A few weeks ago, Labour bodies under the Nigeria Labour Congress (NLC) and Trade Union Congress (TUC) reached an agreement with the federal government regarding the removal of fuel subsidy and just a few days ago, it was reported that Oyo State was grounded as a result of an indefinite strike embarked upon by civil servants in the state.
Also, government workers in Ekiti State have remained at home for about two weeks over non-payment of five months outstanding salaries. Now, the National Association of Resident Doctors of Nigeria (NARD) have announced the commencement of a nationwide strike tomorrow, Thursday, June 9.
Is Nigeria shutting down?
Dr Muhammad Askira, president of the body of resident doctors, made this known to journalists in Kano, on Tuesday, June 7, saying that the decision to embark on a nationwide strike was taken at the ordinary general meeting of the National Executive Council of the association held in Jos, the Plateau State capital, between May 30 and June 5. The Association President said:
“Sixteen out of 58 federal tertiary institutions or centres were exempted from the initial centre based strike for the commitment of the chief medical director of the hospitals to implement the federal government’s directives.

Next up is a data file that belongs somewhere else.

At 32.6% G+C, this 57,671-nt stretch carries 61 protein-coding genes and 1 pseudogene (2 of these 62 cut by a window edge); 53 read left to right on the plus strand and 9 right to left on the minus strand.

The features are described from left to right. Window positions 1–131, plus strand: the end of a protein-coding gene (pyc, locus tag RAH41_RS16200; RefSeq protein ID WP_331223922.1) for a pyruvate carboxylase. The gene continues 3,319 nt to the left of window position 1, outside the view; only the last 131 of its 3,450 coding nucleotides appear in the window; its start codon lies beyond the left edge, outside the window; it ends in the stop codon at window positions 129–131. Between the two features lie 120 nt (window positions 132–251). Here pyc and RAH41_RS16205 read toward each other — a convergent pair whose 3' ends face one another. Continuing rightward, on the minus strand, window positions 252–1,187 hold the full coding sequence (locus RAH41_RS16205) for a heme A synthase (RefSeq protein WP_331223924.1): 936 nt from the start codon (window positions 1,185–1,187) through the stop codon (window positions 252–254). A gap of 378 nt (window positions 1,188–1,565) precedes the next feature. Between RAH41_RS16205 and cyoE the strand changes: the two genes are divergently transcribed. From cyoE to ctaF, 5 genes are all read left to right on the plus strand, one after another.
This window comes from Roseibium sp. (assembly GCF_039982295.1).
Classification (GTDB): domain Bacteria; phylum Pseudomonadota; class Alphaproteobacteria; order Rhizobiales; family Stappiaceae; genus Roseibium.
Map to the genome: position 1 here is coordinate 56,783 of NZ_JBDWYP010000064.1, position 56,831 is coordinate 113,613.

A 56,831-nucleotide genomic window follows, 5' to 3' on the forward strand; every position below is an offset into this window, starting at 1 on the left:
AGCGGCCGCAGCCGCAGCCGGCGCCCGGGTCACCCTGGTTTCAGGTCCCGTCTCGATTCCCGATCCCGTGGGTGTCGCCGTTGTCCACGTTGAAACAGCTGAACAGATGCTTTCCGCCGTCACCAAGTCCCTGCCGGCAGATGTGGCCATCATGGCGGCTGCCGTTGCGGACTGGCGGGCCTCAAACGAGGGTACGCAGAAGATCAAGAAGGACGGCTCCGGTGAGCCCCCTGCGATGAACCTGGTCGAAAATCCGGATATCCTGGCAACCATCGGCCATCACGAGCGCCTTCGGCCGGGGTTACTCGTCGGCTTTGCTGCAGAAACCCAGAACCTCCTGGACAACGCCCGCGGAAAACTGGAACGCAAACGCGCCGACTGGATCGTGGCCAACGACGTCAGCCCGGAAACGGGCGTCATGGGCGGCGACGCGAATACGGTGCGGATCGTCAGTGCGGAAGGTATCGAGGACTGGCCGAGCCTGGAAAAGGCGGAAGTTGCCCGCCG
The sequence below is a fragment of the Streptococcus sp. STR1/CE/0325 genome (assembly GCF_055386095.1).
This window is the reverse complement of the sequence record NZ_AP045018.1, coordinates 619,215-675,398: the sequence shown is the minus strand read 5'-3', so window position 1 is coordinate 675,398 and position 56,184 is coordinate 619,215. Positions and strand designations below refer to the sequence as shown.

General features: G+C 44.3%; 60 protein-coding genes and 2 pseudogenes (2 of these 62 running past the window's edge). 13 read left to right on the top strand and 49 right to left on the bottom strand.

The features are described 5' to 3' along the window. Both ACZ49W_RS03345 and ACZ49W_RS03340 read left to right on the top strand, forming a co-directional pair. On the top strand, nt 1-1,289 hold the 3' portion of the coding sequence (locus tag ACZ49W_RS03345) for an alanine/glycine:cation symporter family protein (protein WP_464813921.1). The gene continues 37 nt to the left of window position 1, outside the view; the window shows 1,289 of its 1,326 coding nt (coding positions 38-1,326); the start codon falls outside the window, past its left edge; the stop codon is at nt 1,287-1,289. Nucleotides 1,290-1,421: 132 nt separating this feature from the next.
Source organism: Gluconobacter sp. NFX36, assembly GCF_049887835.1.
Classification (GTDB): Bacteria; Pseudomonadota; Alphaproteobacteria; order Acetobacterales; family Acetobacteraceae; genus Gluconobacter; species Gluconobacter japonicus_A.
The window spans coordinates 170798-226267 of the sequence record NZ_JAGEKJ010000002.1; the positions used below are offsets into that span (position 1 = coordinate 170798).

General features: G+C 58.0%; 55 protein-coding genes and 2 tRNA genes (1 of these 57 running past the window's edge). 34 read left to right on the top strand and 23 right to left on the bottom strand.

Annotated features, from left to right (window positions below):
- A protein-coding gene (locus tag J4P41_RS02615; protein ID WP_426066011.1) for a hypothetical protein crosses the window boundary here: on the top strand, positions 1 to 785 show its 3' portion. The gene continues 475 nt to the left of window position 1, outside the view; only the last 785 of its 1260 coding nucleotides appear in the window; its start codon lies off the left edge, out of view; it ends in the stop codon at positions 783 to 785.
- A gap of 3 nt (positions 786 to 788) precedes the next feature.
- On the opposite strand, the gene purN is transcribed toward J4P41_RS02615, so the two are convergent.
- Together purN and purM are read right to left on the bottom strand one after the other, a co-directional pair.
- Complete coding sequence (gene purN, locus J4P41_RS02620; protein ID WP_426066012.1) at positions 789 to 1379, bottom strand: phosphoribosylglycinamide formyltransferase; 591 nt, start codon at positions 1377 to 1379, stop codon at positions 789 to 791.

“If by midnight on Sunday, June 19, our demands are not met, all the members of the association, including those exempted, would join the indefinite nationwide strike”.
Mr. Askira explained that the association considers it highly important to take “the painful decision”due to the inability of the government to meet its demands. He added:
“Due to the failure of the government to address the demands of NARD, it has declared a total and indefinite strike.
“NARD has to take this painful decision in order to highlight the plight of our hardworking members who have had to endure a long period of deprivation and disenfranchisement”.
He also made it known that the association would continue to be open to discussion and ready to partner with the government to ensure effective health care service delivery to Nigerians.
The issue of unpaid salaries has become so serious that hunger and starvation forced a teacher in Ekiti State to steal a pot of Amala (yam flour meal) from her neighbour’s kitchen in order to feed herself and her children.